Do you remember what it was like swimming in a vast ocean when you were small? You would push the limits, where your feet could no longer feel the sand and you’d dare the ocean to carry you further and further from shore. Perhaps you have yet to see the ocean but we’ve all swam in a lake, right? Jet skis and speedboats would rock the water’s surface while you’d make it your goal to find and ride the strongest wave. The larger the wave, the better, as we would dare ourselves to face the water head-on. We enjoy waves because they are a powerful force that has the ability to push our entire bodies without losing its own speed and strength. This is kinetic energy at it’s coolest.
When wind glides over the ocean’s surface, the kinetic energy from the wind transfers beneath the water, resulting in waves. Kinetic energy found in waves can be measured by wave speed, wave height, wavelength and water density. In short, the more powerful the wave, the more kinetic energy it contains. One of the many wonderful things science has taught us over the years is that energy can be transferred from one form into another. It was Albert Einstein that stated that fact and we now know that energy harnessed from, say, the sun can then be transferred into electrical energy to power our cell phones and homes.
With modern technology that has appeared on the coasts of North America, Scotland, African and Australia, we are able to use wave energy converters (WEC) to convert the wave energy into electricity. These power stations are essentially closed chambers with an opening under the ocean, which allows strong waves to flow in and out of the chamber. The back and forth flow of the waves propel the movement of a turbine that turns a shaft connected to a generator. The generator then produces the electricity that will be transported to electrical grids and later supplied at demand centers and ultimately our homes and businesses.
Wave energy is not yet a widely used renewable energy source. There are only a few wave farms scattered throughout the world, and they are not plentiful enough to supply any area with much electricity. The impact on marine life and noise pollution of the generators are just two of the reasons why wave power technology has yet to be widespread. The technology is also costly and still underdeveloped, making wave energy an unpopular form of the sustainable energy. However, any renewable energy source has its advantages. Here are some to name a few:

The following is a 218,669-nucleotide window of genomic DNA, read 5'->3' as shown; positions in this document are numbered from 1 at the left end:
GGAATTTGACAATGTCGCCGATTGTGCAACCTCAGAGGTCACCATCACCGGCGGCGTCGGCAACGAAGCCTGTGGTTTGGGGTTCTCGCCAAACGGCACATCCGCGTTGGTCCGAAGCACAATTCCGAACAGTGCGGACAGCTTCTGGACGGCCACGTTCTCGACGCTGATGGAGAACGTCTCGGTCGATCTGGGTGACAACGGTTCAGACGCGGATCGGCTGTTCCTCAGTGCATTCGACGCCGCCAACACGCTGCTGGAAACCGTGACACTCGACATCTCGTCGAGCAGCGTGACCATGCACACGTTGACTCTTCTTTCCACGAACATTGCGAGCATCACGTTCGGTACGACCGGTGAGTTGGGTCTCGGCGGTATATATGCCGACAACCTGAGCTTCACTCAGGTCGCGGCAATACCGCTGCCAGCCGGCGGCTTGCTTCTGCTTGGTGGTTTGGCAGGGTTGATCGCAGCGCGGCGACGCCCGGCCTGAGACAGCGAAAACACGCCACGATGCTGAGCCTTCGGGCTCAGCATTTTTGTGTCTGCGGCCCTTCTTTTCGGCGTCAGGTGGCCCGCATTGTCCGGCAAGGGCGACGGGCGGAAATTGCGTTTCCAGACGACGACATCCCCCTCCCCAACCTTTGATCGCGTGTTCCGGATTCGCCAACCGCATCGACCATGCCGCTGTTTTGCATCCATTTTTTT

Three Advantages of Wave Energy
- Sustainable renewable energy: Energy harnessed from waves are seemingly limitless, so long as the wind keeps blowing and the ocean does not disappear. That means wave power is an endless resource of renewable energy we can harness indefinitely. Just as the sun keeps shining, there is no need to worry about a limited supply of ocean waves, which means we could have wave energy infinitely.
- Environmentally friendly alternative: Unlike fossil fuels, wave energy converters do not emit greenhouse gasses that are harmful to earth’s atmosphere. Waves flow freely in and out of the chamber that turns the turbine connected to the generator. No fuels are burned, no gasses emitted, just energy being transferred from kinetic energy to electricity.
- Potential for growth: This limitless supply of energy is still relatively new and has exponential potential for growth. With new technologies being developed, and an ever expanding coastline, potential growth for jobs and industry are seemingly limitless.
With all of these wonderful features, it is no wonder that renewable energy is breaking waves in today’s fields of science and technology. Wave power is just one of the many renewable energy sources we have learned to harness and transfer into electrical energy.
The laws of energy are an ever-expanding topic that scientists are still finding new discoveries in every day. If you are interested in learning more about the principles of energy and electricity, visit our ELECTRIFY installation, located in our Leonardo’s Workshop. There you can learn about and marvel at the electrical discoveries that have greatly affected our lives today. Who knows, maybe one day the world will rely solely on renewable energy.